Calf Stretch Routine
Stretching is an important aspect of any exercise routine. Stretching before and after exercise is commonly believed to reduce the chance of injury, decrease delayed onset muscle soreness and also increase the range of motion (rom) in joints.
When the calf muscle is tight it limits the amount of motion around the ankle, specifically dorsiflexion. To compensate for this decreased range of motion the foot is forced to pronate (roll in) in order to walk effectively.
When starting a stretching routine it is best to warm up the area that is to be stretched. This increased the blood flow to the area and also increased the temperature of the muscle. When muscles are warm they are more elastic and more accepting of a stretch.
Below is an example of a good calf stretching routine.
Calf Stretching Routine:
1 – Warm Up – Calf Raises (both legs)
Raise and lower both legs on the edge of a ledge (stairs, gutter) together and repeat this 15 times. Each up and down motion should be performed in a controlled motion and take approximately 1 second for the up and 1 second for the down section. If you can’t perform 15 raises, start with 10 and then increase this as your strength increases.
You will feel a working / warming feeling in the calf muscles and increased warmth in this area.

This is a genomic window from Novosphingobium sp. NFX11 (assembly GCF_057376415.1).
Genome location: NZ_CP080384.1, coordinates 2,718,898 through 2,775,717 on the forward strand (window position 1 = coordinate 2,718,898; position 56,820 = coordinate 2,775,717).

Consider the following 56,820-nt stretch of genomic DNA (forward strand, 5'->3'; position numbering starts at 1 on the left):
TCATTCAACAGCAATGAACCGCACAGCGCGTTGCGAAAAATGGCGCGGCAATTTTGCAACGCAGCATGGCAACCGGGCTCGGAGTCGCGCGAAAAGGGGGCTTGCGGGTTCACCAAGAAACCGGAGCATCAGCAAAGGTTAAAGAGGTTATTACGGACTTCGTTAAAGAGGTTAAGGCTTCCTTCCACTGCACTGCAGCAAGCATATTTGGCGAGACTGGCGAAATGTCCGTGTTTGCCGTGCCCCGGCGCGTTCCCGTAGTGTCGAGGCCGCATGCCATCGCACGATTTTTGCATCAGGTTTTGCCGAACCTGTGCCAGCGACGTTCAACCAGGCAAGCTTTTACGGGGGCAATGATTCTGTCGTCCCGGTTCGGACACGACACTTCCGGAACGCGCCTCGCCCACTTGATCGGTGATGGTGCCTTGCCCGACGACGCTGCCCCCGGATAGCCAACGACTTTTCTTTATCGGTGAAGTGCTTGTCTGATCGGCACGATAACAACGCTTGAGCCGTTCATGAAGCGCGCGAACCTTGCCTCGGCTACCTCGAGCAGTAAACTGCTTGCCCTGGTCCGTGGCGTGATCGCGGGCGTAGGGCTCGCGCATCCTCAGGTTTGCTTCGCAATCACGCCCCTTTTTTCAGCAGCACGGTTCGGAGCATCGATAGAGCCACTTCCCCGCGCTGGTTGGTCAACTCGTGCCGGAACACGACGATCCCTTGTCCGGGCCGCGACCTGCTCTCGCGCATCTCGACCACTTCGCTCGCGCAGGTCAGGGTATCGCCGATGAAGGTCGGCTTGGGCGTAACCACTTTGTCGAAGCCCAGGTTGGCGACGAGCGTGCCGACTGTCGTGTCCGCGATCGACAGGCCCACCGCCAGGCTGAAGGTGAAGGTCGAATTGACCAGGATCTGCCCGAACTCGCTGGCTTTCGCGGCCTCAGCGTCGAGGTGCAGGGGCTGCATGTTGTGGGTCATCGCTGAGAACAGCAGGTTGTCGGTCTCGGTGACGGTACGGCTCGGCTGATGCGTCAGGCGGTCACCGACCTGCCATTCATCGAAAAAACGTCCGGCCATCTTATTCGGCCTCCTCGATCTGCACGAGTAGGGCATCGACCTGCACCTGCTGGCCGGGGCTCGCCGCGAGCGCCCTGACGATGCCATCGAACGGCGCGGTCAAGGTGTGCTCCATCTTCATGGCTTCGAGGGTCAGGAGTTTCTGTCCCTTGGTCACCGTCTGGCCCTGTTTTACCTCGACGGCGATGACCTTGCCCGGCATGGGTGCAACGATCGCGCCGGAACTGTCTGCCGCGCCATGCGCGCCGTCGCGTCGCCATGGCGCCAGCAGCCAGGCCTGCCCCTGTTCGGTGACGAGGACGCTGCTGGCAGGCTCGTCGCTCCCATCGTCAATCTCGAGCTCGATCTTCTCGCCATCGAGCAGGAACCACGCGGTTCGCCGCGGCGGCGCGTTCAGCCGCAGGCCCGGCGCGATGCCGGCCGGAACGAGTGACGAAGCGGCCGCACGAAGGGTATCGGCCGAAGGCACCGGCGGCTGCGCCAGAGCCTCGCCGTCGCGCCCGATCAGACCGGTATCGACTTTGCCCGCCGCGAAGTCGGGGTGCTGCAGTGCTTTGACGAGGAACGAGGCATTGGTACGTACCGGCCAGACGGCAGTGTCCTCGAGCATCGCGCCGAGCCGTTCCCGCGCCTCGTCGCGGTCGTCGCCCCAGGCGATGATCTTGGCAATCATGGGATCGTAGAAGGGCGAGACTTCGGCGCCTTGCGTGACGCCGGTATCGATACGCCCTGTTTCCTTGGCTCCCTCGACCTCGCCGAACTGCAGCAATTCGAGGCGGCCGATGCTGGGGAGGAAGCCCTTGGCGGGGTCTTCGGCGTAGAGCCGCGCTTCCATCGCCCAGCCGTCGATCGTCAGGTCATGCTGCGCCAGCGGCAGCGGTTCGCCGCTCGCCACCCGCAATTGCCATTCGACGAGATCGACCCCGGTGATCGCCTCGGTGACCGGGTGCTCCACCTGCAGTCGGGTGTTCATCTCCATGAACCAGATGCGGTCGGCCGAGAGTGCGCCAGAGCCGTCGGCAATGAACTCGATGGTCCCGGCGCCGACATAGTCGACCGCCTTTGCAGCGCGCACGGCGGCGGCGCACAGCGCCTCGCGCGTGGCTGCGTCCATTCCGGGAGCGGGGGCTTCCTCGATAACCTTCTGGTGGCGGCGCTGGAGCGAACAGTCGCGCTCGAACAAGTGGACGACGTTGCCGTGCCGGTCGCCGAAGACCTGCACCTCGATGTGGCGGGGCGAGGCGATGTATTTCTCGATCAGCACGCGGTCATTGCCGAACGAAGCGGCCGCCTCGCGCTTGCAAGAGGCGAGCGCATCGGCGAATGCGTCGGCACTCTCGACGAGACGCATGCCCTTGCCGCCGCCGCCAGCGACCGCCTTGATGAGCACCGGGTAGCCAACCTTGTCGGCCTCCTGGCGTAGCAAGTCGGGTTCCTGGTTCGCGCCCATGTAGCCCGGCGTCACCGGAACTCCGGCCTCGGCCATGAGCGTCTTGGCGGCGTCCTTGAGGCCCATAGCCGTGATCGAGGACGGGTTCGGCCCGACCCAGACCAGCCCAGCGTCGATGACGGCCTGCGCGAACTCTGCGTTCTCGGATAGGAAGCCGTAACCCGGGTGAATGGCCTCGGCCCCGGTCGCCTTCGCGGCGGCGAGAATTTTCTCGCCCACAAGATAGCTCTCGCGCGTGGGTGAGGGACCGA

2 – Calf Stretch – Lower one leg on the edge of a ledge and hold
Duration: 15 seconds
Do Not: Bounce, rock or sway. The idea is the keep the tension on the muscle for the entire 15 seconds.
Avoiding Pain and Injury:
At around the 15 second mark of the stretch you will feel increased warmth in the calf muscle. This is normal, however stretching should never be painful. If you are painful the day following this routine you have overstretched and you should cut down this routine.
Advanced Calf Stretching:
When you are successfully finishing the above routine with little effort it is time to increase the intensity. (this would usually be in about 1-2 weeks after performing the initial routine 2-3 times per day).
The steps to increase the intensity of the routine are as follows:
1 – Single Calf Raise – change to single leg calf raises
2 – Increase the duration of the stretch to 1 minute
If you experience any lasting pain or discomfort when performing the above routine it is best to see your podiatrist for an assessment of the area. This stretching routine will increase the strength and flexibility in your calf muscle. This will help to limit over pronation.
When performing any stretching it is best to wear a good quality enclosed sneaker with a soft supportive insole.